• Create simple expressions, filter effects, null objects
  • After effects text: apply, format and animate the basic text effect, apply, format and animate the path text effect, apply, format and animate the numbers effect form
  • After effects 3d compositing: move and orient layers in 3d space, use orthogonal views for 3d layers, add camera layer
  • Image output, image resolution, basics image resolution considerations
  • Selecting image resolution determine final use for image (web, video, print)
  • Movie output: basics image, resolution considerations selecting image resolution determine final use for movie (web, video, print, CDROM etc)

 

PGY 2802C – Digital Photography II

Course Description

This is an advanced course in digital photography. Using Adobe Photoshop, students integrate the principles of traditional photography with contemporary digital imaging. Using their images, students explore commercial layout and design techniques, creative use of type within their images, and the use of the “digital studio” to create imagery unattainable through traditional methods. Students are encouraged to create advanced self-promotional and portfolio pieces. A digital camera with adjustable settings is required for this class.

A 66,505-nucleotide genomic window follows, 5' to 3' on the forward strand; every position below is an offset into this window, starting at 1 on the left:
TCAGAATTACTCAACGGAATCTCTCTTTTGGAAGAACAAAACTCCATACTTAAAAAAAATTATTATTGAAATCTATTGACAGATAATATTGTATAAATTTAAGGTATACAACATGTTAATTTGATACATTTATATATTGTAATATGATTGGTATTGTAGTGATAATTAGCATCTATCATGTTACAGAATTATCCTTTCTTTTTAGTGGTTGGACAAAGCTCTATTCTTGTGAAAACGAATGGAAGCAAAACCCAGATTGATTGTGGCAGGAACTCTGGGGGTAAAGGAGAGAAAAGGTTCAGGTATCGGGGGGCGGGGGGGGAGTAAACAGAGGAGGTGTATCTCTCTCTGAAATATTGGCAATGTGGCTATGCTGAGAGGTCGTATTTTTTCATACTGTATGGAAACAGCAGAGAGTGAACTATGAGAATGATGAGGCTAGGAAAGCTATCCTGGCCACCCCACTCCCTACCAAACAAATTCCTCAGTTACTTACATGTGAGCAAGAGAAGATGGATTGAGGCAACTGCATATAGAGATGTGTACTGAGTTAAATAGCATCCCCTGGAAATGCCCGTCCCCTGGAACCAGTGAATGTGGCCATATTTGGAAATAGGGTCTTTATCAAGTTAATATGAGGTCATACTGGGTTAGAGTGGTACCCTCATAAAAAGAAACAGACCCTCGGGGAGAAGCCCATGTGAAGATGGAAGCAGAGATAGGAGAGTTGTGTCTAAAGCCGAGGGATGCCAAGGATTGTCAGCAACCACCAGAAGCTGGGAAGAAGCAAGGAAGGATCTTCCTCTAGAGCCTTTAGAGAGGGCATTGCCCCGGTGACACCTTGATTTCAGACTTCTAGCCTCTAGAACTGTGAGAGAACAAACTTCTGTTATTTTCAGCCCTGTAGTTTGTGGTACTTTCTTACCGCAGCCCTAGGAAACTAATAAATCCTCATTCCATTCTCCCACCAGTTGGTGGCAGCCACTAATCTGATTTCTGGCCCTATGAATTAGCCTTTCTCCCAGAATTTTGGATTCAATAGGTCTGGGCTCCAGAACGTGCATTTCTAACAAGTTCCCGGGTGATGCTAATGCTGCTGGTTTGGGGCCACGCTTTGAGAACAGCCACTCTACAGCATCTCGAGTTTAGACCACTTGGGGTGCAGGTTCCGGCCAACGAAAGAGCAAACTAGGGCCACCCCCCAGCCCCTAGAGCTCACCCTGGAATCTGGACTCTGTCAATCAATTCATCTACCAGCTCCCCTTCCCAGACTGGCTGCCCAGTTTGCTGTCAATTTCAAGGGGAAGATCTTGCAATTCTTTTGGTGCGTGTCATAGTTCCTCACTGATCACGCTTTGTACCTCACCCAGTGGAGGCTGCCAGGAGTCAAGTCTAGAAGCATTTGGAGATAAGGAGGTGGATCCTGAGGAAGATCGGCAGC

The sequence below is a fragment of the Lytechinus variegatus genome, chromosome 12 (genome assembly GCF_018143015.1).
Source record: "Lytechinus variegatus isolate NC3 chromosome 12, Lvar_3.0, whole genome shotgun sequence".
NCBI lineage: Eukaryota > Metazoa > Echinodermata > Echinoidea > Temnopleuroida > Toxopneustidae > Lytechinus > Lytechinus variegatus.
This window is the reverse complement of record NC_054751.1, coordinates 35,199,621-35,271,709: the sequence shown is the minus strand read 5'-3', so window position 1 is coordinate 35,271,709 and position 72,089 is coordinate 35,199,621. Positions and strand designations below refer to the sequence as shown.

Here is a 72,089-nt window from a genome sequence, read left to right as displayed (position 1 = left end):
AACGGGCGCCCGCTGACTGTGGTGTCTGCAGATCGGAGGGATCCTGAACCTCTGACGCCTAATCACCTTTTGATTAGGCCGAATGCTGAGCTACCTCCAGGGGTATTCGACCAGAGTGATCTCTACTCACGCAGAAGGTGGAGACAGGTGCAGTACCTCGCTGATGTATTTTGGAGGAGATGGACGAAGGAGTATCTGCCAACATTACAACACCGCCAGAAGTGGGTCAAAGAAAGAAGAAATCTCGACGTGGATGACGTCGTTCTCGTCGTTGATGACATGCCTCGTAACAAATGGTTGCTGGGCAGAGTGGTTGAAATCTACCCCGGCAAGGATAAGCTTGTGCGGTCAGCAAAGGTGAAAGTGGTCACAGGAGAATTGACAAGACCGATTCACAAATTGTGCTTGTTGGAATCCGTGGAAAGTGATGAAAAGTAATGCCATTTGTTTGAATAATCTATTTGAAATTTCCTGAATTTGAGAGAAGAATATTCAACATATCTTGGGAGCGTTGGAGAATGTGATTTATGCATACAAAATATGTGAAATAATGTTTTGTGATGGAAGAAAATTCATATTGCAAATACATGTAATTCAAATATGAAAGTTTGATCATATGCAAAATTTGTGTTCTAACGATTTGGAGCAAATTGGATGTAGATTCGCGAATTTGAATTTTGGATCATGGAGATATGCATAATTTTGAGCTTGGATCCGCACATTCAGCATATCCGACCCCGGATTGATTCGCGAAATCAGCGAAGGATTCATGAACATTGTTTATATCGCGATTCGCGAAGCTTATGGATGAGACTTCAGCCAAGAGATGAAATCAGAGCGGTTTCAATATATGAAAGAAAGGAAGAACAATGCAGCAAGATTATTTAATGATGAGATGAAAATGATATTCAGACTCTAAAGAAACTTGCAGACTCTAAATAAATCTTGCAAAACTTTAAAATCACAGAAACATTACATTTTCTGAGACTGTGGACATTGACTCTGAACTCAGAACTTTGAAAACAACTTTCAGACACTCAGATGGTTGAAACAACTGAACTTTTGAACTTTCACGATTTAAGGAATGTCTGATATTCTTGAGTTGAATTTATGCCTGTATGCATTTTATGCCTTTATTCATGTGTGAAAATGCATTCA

Course Objectives

Upon successful completion of this course, students will be able to:

  1. Explain Kelvin temperature and demonstrate how to correct, integrate, or supplement existing lighting
  2. Describe the color of light and demonstrate how to utilize or create it to establish moods within images
  3. Differentiate between the different qualities of lighting and show how they can be used separately or together for various effects
  4. Emulate window light using simple lighting set-ups both in studio and on location
  5. Meter lighting under extreme conditions to create images with outcomes that exemplify creative vision rather than the dictates of the camera